While the statistical results are fascinating, even more revealing were the comments made by travel agents about the airlines, revealing the highly emotive nature of the relationship. While many predictably bemoaned declining levels of service, commissions and visits by airline representatives, others were more regretful about how the landscape has changed over the years. Several highlighted the key role of travel agents in the event of disruptions. “When an emergency happens airlines cannot cope with passengers telephoning them… agents save airlines money, and when a problem occurs they solve it for their clients,” one consultant responded. A key issue was wait times at airline call centres, with agents saying they actively try not to sell carriers which keep them on hold for extended periods. One respondent even blamed the poor service from airlines for driving consultants out of the travel industry. “Hotels and tour operators are fine, but anxious to end your call… I don’t think any other industry gives such appalling service to the professionals selling them,” the agent commented. Another said “they do not get that we are an important part of the selling chain and a cheap source of customer service”. The bottom line, according to a further respondent, is that the relationship feels very one-sided. “The attitude from the airlines is as if they want to cut out the agent and don’t require our input or expertise… it’s a great shame, as it could be a fantastic symbiotic relationship to such mutual benefit”.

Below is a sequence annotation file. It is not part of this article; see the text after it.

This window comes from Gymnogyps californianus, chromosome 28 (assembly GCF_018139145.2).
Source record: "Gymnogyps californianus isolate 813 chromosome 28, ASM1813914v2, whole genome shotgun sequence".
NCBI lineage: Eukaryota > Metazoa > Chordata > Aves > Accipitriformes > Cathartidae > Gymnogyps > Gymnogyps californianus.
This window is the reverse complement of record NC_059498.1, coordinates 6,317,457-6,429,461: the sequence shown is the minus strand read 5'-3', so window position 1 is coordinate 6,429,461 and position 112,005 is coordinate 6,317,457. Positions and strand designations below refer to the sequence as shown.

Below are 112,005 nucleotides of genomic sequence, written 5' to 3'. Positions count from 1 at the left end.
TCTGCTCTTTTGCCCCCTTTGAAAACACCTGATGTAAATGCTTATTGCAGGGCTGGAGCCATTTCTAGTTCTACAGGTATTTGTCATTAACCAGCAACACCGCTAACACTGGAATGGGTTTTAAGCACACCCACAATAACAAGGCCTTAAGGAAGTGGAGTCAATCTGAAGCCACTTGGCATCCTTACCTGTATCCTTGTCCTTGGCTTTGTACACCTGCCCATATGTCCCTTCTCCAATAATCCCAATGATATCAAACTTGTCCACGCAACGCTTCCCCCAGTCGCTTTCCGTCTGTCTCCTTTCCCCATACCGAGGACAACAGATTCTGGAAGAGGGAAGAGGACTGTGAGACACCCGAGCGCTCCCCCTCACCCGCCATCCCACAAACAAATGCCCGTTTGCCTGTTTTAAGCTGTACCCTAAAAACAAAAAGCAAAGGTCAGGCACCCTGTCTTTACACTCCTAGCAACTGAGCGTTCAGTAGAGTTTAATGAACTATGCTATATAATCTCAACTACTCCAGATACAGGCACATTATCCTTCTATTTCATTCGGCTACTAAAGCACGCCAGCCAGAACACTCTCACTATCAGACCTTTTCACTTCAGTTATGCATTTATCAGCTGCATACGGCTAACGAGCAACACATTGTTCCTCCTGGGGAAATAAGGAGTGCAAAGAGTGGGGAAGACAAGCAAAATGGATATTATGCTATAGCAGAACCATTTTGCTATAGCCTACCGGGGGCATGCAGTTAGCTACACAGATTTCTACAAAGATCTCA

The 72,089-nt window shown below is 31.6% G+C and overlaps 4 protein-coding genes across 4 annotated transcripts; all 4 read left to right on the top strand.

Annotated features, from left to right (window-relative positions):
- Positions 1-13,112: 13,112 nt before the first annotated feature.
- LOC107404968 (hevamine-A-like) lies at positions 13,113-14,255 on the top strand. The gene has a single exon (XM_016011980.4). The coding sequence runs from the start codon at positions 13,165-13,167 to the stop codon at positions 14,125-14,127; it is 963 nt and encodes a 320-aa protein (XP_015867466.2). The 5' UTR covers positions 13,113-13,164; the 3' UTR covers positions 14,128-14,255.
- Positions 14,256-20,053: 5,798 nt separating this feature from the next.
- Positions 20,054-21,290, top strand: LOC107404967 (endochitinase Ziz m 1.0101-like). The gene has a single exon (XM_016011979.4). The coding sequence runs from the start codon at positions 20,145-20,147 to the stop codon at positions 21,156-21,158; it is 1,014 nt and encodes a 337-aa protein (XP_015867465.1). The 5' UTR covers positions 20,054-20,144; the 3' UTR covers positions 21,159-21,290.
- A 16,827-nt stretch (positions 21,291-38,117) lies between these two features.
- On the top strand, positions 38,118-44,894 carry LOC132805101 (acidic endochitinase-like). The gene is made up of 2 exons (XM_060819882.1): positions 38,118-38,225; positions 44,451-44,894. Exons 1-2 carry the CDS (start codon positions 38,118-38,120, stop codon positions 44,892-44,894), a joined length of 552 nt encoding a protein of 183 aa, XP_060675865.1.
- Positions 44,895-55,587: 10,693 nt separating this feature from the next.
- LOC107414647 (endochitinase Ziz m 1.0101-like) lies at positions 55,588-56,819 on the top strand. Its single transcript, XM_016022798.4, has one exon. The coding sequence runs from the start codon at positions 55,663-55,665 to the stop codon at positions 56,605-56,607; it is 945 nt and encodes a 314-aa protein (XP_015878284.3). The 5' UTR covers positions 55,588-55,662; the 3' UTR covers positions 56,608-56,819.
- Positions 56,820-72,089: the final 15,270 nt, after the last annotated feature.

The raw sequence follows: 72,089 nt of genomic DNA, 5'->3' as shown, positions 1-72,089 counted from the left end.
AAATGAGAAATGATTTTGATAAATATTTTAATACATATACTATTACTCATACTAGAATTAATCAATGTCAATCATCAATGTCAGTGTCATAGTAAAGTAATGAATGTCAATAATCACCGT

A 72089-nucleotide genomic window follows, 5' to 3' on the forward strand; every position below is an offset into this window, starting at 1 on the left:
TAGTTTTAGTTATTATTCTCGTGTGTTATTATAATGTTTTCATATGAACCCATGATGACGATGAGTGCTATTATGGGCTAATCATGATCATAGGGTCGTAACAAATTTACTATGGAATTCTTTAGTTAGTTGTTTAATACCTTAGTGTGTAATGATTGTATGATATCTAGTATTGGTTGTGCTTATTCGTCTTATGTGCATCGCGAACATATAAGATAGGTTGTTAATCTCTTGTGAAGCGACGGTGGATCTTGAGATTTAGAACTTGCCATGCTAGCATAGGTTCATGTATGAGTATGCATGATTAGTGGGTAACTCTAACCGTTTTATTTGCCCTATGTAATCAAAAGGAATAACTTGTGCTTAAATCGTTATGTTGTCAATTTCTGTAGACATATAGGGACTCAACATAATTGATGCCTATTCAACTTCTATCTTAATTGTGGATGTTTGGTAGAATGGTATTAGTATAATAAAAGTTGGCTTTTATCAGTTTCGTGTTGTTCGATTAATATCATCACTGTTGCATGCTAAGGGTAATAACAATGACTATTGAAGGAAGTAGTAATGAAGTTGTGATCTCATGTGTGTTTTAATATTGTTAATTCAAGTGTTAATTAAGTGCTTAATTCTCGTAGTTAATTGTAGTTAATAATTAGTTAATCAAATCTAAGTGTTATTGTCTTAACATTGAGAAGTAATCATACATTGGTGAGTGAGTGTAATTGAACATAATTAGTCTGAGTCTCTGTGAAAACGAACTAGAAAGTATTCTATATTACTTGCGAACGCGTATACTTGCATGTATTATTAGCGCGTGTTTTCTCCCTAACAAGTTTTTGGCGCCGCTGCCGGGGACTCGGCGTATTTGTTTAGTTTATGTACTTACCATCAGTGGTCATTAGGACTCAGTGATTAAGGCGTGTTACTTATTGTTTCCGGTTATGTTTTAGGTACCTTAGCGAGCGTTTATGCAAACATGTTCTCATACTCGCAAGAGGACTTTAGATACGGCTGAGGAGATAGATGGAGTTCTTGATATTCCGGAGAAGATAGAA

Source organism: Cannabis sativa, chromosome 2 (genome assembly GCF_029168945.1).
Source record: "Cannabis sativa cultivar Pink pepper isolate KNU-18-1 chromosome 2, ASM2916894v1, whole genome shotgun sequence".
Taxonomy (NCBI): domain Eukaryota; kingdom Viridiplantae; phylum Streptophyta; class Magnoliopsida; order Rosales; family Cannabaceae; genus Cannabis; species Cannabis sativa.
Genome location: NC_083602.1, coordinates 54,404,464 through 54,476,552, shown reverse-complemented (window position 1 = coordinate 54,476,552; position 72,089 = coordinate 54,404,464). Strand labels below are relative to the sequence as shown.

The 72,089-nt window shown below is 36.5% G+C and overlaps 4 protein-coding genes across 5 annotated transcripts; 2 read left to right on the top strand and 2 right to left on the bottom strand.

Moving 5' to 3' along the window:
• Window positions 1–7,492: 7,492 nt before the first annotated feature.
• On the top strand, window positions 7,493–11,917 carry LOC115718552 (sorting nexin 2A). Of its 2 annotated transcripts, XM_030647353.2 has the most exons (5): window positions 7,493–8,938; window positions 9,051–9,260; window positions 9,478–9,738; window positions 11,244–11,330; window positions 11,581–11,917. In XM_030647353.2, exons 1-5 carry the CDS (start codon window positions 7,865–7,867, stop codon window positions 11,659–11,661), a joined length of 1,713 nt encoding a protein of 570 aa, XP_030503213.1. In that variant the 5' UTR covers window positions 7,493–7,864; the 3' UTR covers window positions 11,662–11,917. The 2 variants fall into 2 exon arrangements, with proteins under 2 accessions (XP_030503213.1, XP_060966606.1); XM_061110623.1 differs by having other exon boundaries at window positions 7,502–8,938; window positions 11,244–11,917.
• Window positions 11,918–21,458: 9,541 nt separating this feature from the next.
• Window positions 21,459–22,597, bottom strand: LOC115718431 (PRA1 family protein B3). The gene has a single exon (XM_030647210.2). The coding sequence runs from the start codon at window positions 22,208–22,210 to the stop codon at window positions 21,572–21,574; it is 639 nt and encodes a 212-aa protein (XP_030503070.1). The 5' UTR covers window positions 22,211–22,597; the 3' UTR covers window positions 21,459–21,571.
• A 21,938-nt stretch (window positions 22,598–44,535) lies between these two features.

I don’t think any other industry gives such appalling service to the professionals selling for them...’
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